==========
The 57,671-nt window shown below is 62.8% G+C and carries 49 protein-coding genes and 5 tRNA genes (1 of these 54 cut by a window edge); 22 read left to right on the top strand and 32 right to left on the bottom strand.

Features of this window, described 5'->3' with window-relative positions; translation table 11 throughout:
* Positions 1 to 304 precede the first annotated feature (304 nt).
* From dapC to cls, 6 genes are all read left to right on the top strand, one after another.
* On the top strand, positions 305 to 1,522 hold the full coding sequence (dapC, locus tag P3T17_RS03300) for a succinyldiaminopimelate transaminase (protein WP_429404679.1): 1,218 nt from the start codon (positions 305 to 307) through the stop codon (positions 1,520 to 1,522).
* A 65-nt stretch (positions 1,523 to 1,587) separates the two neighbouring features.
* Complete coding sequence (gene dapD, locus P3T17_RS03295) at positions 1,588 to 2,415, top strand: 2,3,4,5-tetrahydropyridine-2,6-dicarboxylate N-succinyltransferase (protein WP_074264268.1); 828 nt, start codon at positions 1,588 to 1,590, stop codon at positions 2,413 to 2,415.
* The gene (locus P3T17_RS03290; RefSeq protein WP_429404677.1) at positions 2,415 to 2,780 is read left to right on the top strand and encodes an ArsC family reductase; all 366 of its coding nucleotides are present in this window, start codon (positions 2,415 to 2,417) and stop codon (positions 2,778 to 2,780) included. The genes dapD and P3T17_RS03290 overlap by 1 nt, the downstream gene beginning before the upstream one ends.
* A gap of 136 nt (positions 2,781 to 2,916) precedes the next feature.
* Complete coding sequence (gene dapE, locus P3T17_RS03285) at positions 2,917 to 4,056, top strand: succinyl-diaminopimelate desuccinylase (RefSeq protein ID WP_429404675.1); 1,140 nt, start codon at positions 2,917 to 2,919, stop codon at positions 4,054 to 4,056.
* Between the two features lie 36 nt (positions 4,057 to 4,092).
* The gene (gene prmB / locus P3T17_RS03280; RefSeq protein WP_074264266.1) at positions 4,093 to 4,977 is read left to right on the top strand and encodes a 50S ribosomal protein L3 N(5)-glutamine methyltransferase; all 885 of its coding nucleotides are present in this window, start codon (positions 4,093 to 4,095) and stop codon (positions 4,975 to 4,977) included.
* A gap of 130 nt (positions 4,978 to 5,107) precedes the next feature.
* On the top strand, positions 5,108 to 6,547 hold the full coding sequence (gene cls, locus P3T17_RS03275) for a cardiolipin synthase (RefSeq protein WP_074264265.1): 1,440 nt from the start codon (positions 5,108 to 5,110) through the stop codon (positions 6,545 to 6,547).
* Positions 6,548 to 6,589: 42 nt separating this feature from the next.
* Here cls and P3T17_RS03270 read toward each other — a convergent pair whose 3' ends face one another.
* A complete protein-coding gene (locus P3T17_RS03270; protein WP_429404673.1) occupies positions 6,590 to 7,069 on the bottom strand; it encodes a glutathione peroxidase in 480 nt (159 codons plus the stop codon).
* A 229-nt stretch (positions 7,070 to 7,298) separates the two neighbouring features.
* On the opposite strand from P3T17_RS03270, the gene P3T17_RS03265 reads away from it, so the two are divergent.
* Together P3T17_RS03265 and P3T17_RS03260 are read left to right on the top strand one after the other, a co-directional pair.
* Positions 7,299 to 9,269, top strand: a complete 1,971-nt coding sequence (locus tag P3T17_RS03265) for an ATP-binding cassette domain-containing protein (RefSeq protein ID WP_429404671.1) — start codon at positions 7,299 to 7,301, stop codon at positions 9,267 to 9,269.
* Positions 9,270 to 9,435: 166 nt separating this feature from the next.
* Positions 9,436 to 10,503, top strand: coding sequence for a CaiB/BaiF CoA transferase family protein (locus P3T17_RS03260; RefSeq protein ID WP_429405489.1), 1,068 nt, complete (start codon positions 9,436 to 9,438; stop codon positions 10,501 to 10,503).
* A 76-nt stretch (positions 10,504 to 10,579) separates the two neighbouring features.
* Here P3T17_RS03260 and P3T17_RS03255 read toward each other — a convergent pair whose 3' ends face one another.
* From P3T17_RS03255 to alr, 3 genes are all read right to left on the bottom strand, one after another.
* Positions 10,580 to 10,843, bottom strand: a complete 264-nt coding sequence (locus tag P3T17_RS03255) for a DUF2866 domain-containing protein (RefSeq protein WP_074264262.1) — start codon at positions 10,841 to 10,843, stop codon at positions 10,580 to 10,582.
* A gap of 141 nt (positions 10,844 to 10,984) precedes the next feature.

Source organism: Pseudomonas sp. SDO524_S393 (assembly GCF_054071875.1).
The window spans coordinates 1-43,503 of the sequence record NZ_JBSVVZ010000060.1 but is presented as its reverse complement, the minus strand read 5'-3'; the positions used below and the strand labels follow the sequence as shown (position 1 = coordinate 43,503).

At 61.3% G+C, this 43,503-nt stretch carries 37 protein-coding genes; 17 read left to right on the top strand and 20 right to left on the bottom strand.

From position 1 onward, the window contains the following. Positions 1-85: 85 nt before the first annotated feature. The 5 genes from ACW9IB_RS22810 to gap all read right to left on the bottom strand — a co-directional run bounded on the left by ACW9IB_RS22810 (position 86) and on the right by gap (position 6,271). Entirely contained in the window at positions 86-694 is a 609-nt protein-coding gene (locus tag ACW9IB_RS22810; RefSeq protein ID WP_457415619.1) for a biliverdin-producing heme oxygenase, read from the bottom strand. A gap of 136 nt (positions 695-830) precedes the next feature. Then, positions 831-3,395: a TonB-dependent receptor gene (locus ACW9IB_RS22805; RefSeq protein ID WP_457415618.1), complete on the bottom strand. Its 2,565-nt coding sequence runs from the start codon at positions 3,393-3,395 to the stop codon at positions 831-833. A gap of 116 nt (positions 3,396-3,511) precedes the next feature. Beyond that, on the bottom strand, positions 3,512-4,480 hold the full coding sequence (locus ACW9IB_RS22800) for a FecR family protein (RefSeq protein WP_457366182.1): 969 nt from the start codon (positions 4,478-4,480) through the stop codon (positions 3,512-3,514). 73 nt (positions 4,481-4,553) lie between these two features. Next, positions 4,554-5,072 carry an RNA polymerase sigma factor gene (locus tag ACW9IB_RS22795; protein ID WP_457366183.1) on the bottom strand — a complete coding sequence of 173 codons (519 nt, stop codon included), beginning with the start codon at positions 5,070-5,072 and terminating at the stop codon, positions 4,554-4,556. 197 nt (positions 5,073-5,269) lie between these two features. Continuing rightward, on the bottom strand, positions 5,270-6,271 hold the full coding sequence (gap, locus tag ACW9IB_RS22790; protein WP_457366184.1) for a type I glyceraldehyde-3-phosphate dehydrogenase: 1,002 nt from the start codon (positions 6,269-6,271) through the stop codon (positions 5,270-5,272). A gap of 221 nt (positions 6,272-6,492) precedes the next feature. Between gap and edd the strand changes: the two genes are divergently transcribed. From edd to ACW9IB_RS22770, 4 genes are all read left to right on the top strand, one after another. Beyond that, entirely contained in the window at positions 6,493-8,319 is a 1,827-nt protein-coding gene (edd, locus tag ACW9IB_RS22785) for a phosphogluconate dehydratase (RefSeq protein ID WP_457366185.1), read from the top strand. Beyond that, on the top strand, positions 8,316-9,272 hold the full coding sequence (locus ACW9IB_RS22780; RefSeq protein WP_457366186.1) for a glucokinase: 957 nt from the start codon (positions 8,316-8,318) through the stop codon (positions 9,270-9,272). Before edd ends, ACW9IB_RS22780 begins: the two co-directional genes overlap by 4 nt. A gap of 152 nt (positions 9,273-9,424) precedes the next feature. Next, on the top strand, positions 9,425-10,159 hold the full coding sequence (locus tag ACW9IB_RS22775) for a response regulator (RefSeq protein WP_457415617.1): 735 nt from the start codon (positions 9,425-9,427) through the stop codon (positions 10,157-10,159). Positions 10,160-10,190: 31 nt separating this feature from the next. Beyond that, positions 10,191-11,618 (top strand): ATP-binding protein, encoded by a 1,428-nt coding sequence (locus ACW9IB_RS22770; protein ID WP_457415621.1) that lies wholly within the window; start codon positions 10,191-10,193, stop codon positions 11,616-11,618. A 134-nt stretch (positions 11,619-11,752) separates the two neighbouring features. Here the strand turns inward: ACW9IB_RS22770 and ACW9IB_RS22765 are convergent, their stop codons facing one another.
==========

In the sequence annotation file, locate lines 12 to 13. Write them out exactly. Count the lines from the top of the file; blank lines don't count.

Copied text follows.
* The gene (gene prmB / locus P3T17_RS03280; RefSeq protein WP_074264266.1) at positions 4,093 to 4,977 is read left to right on the top strand and encodes a 50S ribosomal protein L3 N(5)-glutamine methyltransferase; all 885 of its coding nucleotides are present in this window, start codon (positions 4,093 to 4,095) and stop codon (positions 4,975 to 4,977) included.
* A gap of 130 nt (positions 4,978 to 5,107) precedes the next feature.